American Masterpieces from Dryads Green Gallery
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Phone: 646-239-6142
Artist Name:       Hugh Bolton Jones
Artist Dates:       1848 - 1927
Painting Title:     A Clear Stream
Painting Date:     1898 ca.
Medium:            Oil on Canvas
Signature:           Signed Lower Left
Provenance:        Private Collection
Condition:           Excellent
Size Unframed:    16 x 26
Frame Condition: Quality Antique
Artist Best Price:  $90,000
Offered At:           CALL
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Curator's Comments: Born in 1848 in Baltimore,
Jones began his formal studies at the Maryland
Institute under the portrait painter David Acheson
Woodward and later with Horace W. Robbins, who had
just returned from a year of travel with Frederic Edwin
Church. So it should be no surprise that Jones came to
study with Church, who is the chief influence on his
work. You can see it in the light, which picks up
Church's magnificent tonality. In 1876, Jones and his
younger brother Francis Coates Jones began a
four-year sojourn in Europe, where Jones completed
some study at the Academy Julien, as the many
Americans who later followed him. He joined the artist
colony on the North coast of France in Pont-Aven,
Brittany, which would later become an American center
under the Harrisons.  Other post-Civil War painters
frequented this area as well, including genre painter
Thomas Hovenden, who Jones had met earlier in
Baltimore and Philadelphia, where Hovenden worked at

Upon his return to the United States, Jones settled in
New York but purchased a summer cottage in South
Egremont, Massachusetts, where he painted the
Berkshires, and traveled to landscapes in Maryland and
as far as West Virginia. Hudson River School
influence, from Church, is seen in the rendering of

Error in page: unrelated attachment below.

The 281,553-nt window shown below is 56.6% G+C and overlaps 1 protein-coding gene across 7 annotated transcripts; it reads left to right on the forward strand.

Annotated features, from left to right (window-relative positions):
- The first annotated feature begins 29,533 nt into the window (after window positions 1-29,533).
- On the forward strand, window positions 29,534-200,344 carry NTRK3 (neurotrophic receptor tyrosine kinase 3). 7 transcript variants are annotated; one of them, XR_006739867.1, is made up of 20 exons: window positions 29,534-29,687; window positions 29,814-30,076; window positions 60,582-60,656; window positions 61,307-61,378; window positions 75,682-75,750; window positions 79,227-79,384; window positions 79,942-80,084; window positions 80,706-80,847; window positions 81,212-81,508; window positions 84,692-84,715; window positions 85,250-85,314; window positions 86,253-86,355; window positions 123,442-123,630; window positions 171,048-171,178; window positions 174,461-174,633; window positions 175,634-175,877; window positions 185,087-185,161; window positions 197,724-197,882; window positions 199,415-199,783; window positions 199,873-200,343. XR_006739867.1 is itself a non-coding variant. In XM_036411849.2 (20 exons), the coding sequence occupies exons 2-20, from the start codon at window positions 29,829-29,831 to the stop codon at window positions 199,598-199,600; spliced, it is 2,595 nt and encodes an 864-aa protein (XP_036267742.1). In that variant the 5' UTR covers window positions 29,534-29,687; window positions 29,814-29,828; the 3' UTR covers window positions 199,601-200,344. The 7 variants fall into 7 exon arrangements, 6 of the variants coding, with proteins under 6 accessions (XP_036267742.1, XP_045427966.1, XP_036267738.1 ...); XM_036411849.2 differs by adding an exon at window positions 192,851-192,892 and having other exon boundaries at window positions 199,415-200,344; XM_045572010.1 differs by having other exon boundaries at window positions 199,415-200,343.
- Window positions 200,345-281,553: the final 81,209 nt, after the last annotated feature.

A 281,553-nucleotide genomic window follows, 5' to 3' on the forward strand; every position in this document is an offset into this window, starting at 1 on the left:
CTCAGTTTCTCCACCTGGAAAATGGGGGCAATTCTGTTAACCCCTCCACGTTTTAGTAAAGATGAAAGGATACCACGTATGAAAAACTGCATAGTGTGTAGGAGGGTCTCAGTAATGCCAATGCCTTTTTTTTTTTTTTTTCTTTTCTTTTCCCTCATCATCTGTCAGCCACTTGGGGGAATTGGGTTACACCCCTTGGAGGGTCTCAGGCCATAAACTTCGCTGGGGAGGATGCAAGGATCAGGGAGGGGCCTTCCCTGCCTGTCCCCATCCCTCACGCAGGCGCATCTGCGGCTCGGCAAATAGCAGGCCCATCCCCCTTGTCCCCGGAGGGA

brilliant midday light and formalist attention to exact
natural details of the plein aire scene.  Despite the
Barbizon-like rendering of light and shadow, executed
with an energetic brushstroke, Jones' artist intent was
set on capturing the spectacle of a pictorial landscape
as it varied across the seasonal spectrum of
illumination. His scenery conveys its value through
features brought into focus with exquisite detail and
radiant tonality, here seen in the suffused pink that
raises earthen browns and sharpens verdant greens as
in his wonderful skunk cabbage. We show a selection
of Jones' works whose seasonality provides a
continuing harmony across the subject of his favorite
stream close to Sheffield, Massachusetts, only a few
miles from his cottage in Western Massachusetts in
the foothills of Mount Washington. We see Jones as a
precursor for Edwin Parker Hayden, who painted the
same ground, and who stands in relation to World War
I, in almost the same way that Jones comes after the
Civil War, with a photographic rendition of nature's
inner peace, something badly needed by a nation where
almost every family had suffered deadly loss.

Jones' works were widely exhibited in the United States
at the turn of the century, and their powerful gemlike
focus on nature in the perfected moment continues to
bring high prices today. He was elected to the Society of
American Artists in 1881 and to the National Academy
of Design (where he had exhibited in the 1860s and
continued to do so for a record sixty years) in 1883.  He
was also a member of the American Water Color
Society, the National Inst of Arts & Letters and the
National Arts Club.  He won medals for the paintings
he submitted to the Columbian Exposition in Chicago
in 1893; at the 1889 and 1900 Paris Expositions; at the
1904 St. Louis Exposition and at the 1915
Panama-Pacific Exposition in San Francisco.  His
paintings are included in the permanent collections of
the Metropolitan Museum of Art; the Pennsylvania
Academy of Fine Art; the Corcoran Gallery of Art, the
Brooklyn Museum, and the Smithsonian. The artist
died in 1927 in New York City. This painting will be
included in the forthcoming
catalogue raisonne under
the direction of Dr. Eleanor Ashton.
Terms & Conditions
Artist Directory
"The Meadow Brook"  brought $57,600 in 2005
Fishing the Stream brought  $36,000 in 2005
At summer's height
Next Catalogue Page
Prior Catalogue Page
"Before the snow" brought $23,000 in 2000
"The first frost" brought $30,800 in 1998